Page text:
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Black Joy- Soul of an Artist

by Leah Ella 10 days ago in humanity

Creative consciousness in the Black American community.

Black Love photoshoot (unedited)

Let me start by giving my team their flowers. Photographer and Filmmaker Tyre Mills, @millsuave44 on instagram. Model, Actor and aspiring Fitness Coach, Abijola who goes by Prince @princejibbz on instagram. Prince and I met 2 years ago, on set of a tv show. Tyre and I met a year ago on an independent, web series project. This team helped me bring my vision of Black Love to life with this photoshoot. We were on the beach, at night, in Malibu California. Everything seemed to go wrong that day but as soon as we met and got down to work, the beauty of the finished product was worth every stressful delay that caused us to miss capturing the sunset. Tyre was in the sand with a light box, the night was pitch black and the ocean was steps away from our feet. The energy to create art that night was strong and steady. I wanted to celebrate body positivity as my body has changed during the quarantine. I also wanted to celebrate us as a melanated people, from Afro-Caribbean and Pan-African descent. The complexities of our stories are in our culture, in our skin, in our hair and the varying shades of our complexions. There are 55 nations in Africa, we can safely say that every human being has been birthed from the Motherland. I have embraced this notion and the world is also coming around to it.

I recently learned of ADOS which stands for American Descendants of Slavery which is a marginalized community of Black Americans, born and raised in America whose family were brought here as slaves. I'm not apart of that community because although my ancestors were slaves, they did not settle in America. It's important to highlight and respect the rights of ADOS because they and they alone are due reparations. I stand in solidarity with them and their demands and plan to support in any way that I can. Primarily through social work, childcare and senior citizen care services. I currently work as a Home Health Aide to an African American, female stroke survivor originally from Gary, Indiana. She was an artist- a model, dancer, industrial and interior designer and a math wiz. Art unites and connects us in ways that only we can understand. It is our language, it is our creative consciousness.

Me- Model, Actress, Writer

I'm a first generation American born in Miami Florida and raised in the Caribbean. My upbringing on the island of Dominica in the West Indies is rich in culture and performing arts, carnival, costumes... We dance to the beat of our own drum. Our connection to art unites us. My Grandmother, Janice Armour, being the first dark complexion, black woman to work at a bank in her country. The way she and my Grandfather, a black man, created generational wealth for their family. My Paternal Great Grandfather, Reginald Armour, a black man, who was a Doctor and has a hospital named after him in his country. These are my cornerstone foundations and my motivation to continue to live well and live fully as a BIPOC woman in America. Richard Potter, the first Black Celebrity on record in America. James Baldwin, with his exquisite words and legendary writings, fuel us as a Nation. The countless black jazz musicians and poets such as Nina Simone, Ray Charles, James Brown, Aretha Franklin, Dianna Ross to name a few. Our history is strong.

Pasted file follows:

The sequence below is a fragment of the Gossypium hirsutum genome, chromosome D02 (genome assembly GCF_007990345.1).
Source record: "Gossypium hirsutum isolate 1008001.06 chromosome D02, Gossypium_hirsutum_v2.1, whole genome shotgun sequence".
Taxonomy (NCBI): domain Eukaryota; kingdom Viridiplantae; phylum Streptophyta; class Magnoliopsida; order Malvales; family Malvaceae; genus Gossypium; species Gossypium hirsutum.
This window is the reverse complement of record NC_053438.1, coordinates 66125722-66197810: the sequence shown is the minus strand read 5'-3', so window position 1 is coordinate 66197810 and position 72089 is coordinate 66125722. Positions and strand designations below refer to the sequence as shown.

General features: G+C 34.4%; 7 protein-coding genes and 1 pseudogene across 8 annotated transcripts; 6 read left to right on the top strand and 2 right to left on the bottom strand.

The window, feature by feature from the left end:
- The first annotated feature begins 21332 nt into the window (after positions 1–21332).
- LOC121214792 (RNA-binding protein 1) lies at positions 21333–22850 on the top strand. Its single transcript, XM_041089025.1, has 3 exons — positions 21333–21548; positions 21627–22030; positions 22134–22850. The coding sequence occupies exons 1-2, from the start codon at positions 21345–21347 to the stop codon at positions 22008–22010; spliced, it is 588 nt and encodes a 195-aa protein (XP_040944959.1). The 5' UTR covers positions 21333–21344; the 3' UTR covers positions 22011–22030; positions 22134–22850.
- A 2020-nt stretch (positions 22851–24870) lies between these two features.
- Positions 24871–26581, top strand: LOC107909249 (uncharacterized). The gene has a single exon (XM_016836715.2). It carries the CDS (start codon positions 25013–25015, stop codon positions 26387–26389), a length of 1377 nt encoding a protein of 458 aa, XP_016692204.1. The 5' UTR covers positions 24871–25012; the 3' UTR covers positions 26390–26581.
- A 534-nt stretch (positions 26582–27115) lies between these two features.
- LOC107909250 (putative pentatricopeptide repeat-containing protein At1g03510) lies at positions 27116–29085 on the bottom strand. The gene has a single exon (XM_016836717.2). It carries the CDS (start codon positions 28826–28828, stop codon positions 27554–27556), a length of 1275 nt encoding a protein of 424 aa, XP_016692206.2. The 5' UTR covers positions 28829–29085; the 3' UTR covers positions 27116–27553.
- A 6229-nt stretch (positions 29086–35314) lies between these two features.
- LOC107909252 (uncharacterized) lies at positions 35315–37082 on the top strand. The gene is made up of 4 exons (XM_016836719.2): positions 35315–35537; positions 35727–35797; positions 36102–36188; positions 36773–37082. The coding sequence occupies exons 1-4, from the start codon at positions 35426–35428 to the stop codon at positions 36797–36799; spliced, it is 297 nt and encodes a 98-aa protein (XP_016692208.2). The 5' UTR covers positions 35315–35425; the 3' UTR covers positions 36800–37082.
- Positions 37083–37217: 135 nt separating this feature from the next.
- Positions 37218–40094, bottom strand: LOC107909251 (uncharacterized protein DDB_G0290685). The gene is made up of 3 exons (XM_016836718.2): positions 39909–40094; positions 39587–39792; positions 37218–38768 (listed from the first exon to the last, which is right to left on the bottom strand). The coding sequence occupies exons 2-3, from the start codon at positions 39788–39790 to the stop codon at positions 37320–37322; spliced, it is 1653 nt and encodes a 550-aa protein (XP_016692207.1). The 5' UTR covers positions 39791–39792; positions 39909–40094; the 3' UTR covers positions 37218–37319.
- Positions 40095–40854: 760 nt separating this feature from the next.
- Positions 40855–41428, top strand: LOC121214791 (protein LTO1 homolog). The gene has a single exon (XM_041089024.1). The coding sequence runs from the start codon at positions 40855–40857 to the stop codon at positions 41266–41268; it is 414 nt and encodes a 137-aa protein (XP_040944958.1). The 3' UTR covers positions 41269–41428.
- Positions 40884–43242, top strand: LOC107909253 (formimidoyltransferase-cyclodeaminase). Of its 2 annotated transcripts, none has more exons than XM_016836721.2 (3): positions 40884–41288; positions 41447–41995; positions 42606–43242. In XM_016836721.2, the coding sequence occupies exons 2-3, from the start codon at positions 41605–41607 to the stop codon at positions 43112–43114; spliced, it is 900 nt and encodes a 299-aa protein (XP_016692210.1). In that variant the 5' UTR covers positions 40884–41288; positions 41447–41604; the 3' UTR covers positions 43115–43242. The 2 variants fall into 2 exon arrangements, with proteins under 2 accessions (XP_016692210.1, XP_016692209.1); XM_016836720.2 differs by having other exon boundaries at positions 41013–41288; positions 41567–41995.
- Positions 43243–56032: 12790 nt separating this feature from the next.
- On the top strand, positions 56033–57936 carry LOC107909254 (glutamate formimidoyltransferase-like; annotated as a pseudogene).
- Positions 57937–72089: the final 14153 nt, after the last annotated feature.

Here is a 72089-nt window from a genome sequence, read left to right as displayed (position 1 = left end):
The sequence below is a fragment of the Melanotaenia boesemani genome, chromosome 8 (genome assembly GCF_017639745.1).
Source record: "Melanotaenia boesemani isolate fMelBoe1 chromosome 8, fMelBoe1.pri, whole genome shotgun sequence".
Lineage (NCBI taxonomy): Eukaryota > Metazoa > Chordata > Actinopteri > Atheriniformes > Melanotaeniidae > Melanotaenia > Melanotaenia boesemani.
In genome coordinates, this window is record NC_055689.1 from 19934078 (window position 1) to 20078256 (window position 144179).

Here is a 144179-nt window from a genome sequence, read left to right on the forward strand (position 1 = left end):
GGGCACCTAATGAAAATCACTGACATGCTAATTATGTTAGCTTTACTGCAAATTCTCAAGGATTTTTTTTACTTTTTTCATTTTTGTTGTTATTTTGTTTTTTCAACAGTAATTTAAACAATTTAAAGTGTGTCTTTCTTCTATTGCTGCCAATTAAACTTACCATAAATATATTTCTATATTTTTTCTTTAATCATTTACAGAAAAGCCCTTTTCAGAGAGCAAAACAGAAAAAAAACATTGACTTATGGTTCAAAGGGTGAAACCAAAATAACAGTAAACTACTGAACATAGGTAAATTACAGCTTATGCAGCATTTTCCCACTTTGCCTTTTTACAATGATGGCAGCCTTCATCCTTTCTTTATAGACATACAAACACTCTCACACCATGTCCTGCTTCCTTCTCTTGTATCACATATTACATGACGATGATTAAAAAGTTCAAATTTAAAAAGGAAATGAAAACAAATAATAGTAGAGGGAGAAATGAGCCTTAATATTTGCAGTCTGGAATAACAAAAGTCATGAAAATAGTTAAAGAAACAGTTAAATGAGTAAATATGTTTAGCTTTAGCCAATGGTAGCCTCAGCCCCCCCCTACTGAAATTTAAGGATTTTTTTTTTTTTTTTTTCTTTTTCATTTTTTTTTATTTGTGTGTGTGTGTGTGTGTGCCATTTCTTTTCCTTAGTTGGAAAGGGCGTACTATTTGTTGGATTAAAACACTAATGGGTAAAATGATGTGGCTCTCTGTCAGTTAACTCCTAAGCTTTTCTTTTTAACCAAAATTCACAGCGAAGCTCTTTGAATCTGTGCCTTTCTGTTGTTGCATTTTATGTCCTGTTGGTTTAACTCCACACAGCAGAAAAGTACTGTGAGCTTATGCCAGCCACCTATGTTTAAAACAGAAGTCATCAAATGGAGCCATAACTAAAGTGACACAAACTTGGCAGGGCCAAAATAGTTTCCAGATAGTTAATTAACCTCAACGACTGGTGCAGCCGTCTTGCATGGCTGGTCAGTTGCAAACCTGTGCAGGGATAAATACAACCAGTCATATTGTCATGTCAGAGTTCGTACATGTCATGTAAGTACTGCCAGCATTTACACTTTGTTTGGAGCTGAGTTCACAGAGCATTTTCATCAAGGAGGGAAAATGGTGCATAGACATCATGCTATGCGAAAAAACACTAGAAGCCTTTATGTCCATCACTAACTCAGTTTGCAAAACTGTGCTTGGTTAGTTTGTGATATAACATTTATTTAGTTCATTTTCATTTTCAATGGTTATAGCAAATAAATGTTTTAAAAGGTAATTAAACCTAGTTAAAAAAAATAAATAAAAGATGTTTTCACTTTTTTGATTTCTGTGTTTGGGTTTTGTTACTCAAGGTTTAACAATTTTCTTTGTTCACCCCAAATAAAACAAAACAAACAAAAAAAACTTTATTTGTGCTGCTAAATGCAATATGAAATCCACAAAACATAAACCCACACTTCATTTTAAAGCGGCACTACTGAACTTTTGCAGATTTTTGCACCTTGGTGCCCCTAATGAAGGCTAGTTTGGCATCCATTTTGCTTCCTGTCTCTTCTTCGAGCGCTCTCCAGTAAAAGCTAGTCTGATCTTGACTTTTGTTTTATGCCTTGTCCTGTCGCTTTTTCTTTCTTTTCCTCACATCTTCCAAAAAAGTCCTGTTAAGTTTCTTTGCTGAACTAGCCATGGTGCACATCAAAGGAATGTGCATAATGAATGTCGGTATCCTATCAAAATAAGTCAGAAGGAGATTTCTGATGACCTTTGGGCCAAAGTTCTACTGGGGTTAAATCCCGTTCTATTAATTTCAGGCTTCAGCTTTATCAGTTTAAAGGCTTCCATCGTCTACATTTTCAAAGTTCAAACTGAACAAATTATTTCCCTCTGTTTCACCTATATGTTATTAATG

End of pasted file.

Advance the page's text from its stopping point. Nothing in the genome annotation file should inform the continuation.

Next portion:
My Parents on the beach in Dominica 🇩🇲 1980

My Mother was a model, she was the Naomi Campbell or Tyra Banks of the Caribbean. A mixed race, Jamaican woman. Everyone thought she resembled Diana Ross. Her hair was huge and long, only overshadowed by the length of her legs. I grew up on the runway, even being held in her arms at occasional fashion shows which she always closed, walking down the runway with the Designer. My Brother is a Visual & Digital Artist and Author. It’s my dream that we create a feature film together. My Father was always dancing and attempting to sing Bob Marley's great, timeless music. Our immediate family life was simple but filled with adventure, joy and laughter. By trade he was a pilot but did he enjoy storytelling and stand-up comedy. He was always the life of the party. On his off time, he was touring the Island in his range rover, going off-road on bike and car excursions, entertaining us and friends from time to time. I cannot trade those priceless moments of joy for anything.

From right to left- My Grandmother, my Mother, my Father directly above her w/ unbuttoned shirt, my brother on the floor, face closest to camera. I am in front of my Grandpa to the left with hands leaning on the chair.

Black Joy means resilience, love, passion, determination, talent and intellect to me but it is so much more. It's unity. It's wanting to be seen for who we are, not what we look like or the shade of our skin color. We do not want pity, we want respect. We are as strong as we see ourselves, do you feel our strength? What about our Joy? To nurture feelings of compassion, devotion and dedication for all that we are as a community despite having all odds of systemic racism affect every aspect of ADOS lives in America, is something to celebrate every moment of every day. Me, my friends and my family continue to create and as long as we have that, we have everything and more. We have the Soul of an Artist, we are Black.

Leah Ella
Leah Ella
Read next: Understanding the Effects of Addiction on the Family
Leah Ella

Caribbean-American(she/her)+Actor+Life Coach student. I value quality over quantity, simplicity over complexity but the perplexicity of life shows that the proof is in the numbers. Provoking thought and creating change, one story at a time.

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